Executives and the board of governors of Florida’s largest state-back property insurer received a rude reception at a public rate hearing in Miami where they indicated they will consider increasing rates on existing homeowners policies by a statewide average 7.4 percent.
Citizens Property Insurance Corp. officials held the public hearing in an attempt to bring more transparency to the rate making process. It came just days away from a July 27 meeting where the insure is scheduled to finalize the rate request it will be submitting to state regulators.
That rate filing is expected to include not only the 7.4 percent rate increase on homeowners policies but also a 9.6 percent rate increase in renters’ policies, a rate hike of 8.7 percent on condominium owners’ policies, and 2.8 percent rate hike on mobile home policies.
There are also likely to be additional increases for sinkhole coverage. Citizens indicated it needs a 263 percent increase in sinkhole rates on homeowners’ policies. However, the board is likely to phase in any rate demand as was the case last year when it agreed to a one-year increase over 36 percent.
The July 27 meeting is also expected to include a discussion on whether to raise rates on new business above the current 10 percent annual cap spelled-out in state law.
New Citizens President Barry Gilway said that the insurer’s rates are significantly lower than what they should be and the insurer’s goal is to eventually reach some level of rate adequacy.
“I believe we have to move in a measured manner toward closing that gap,” said Gilway.
The response to the rate plan at the public rate hearing from a south Florida crowd that would see the majority of those increases crowd was far from receptive.
“The decisions you make affect people that you may not think about,” said Rep. Carlos Lopez-Cantera, R-Miami. “They don’t get the opportunity to come meet in a nice hotel board room and have food delivered to them.”
Citizens board member John Rollins said he is sensitive to what hiking rates on new business from the 10 percent cap would mean. At the same time, however, he said that as long as the insurer is lowballing the competition, there will be little incentive for private insurers to enter the market.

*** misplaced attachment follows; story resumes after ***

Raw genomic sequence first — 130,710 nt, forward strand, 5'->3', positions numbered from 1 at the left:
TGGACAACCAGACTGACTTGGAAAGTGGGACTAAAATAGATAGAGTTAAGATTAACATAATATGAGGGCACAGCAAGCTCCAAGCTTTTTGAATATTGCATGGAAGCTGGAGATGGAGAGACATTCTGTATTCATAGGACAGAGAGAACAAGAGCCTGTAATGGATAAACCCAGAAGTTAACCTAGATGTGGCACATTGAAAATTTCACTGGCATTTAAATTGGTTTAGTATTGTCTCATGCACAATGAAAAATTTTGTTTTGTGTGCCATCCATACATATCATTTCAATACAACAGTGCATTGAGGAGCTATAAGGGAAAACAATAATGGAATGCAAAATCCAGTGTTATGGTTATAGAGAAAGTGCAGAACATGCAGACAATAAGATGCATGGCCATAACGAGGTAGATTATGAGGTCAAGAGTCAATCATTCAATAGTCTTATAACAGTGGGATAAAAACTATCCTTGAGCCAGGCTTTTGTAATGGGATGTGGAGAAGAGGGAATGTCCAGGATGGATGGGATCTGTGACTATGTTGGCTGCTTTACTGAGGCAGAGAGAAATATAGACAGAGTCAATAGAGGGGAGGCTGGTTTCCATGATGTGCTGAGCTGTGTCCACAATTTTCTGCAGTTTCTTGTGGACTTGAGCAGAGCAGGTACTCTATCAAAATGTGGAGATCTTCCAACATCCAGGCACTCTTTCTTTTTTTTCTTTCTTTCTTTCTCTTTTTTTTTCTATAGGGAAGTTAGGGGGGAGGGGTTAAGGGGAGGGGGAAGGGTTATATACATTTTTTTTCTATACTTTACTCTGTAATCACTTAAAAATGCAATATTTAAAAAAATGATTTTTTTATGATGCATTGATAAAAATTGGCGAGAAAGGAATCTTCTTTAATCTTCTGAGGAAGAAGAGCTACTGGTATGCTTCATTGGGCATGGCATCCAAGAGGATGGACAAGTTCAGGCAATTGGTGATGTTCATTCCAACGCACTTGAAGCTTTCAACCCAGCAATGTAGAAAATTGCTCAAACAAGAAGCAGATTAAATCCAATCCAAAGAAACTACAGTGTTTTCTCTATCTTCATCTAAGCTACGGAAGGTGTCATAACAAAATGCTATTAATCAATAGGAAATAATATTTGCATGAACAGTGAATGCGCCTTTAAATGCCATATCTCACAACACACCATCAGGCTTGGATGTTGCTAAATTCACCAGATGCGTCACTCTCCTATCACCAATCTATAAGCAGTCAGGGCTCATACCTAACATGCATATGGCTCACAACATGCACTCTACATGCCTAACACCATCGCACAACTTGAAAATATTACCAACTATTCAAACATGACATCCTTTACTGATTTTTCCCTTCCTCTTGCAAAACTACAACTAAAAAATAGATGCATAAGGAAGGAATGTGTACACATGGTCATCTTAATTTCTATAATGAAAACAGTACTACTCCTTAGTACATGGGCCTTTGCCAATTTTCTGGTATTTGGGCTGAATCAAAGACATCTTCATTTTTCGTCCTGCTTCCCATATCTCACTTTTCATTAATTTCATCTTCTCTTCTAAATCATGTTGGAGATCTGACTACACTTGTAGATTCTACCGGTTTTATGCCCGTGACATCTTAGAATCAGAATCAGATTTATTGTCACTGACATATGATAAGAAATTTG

Rollins said that under the current rate structure, “we are taking action that perpetuates the gap between us and the private market.”
James Curry, a Fort Lauderdale developer and property owner, said that such arguments were lost on him because in his case Citizens is the only option.
“Citizens rates on my property are just like a tax, I have no choice,” said Curry.
Gilway said the insurer is sensitive to the fact that abrupt shifts in rates do have an impact on policyholders and the economy at large.
“I sense very little appetite on the board, or the staff or elsewhere to make substantial changes in the marketplace that will have a significant effect on the economy,” said Gilway.
As a portent of things to come next year in the legislature, some lawmakers are already drawing a line over exempting rates on new business from the 10-percent cap. Twenty-one state lawmakers have from mainly northern and central Florida have come out in favor of the plan, while a host of south Florida lawmakers have vowed to take legislative steps to prevent it.
Rep. Frank Artiles, R-Miami, said this is just the beginning of a propaganda war.
“That propaganda is that north Florida is subsidizing south Florida,” said Artiles. “If a storm were to hit tomorrow, south Florida is going to pay the assessments, not north Florida.”
In addition to increasing rates, Citizens officials again proposed a reduction in coverage. The insurer wants to place a $15,000 limit on various water damage claims from plumbing and air conditioning leaks. Reportedly, water damage claims represent the top non-catastrophic and non-sinkhole losses for Citizens.
In 2011, Citizens stopped insuring screen porches, carports, pool enclosures, and placed a $10,000 cap on most cosmetic floor damages.
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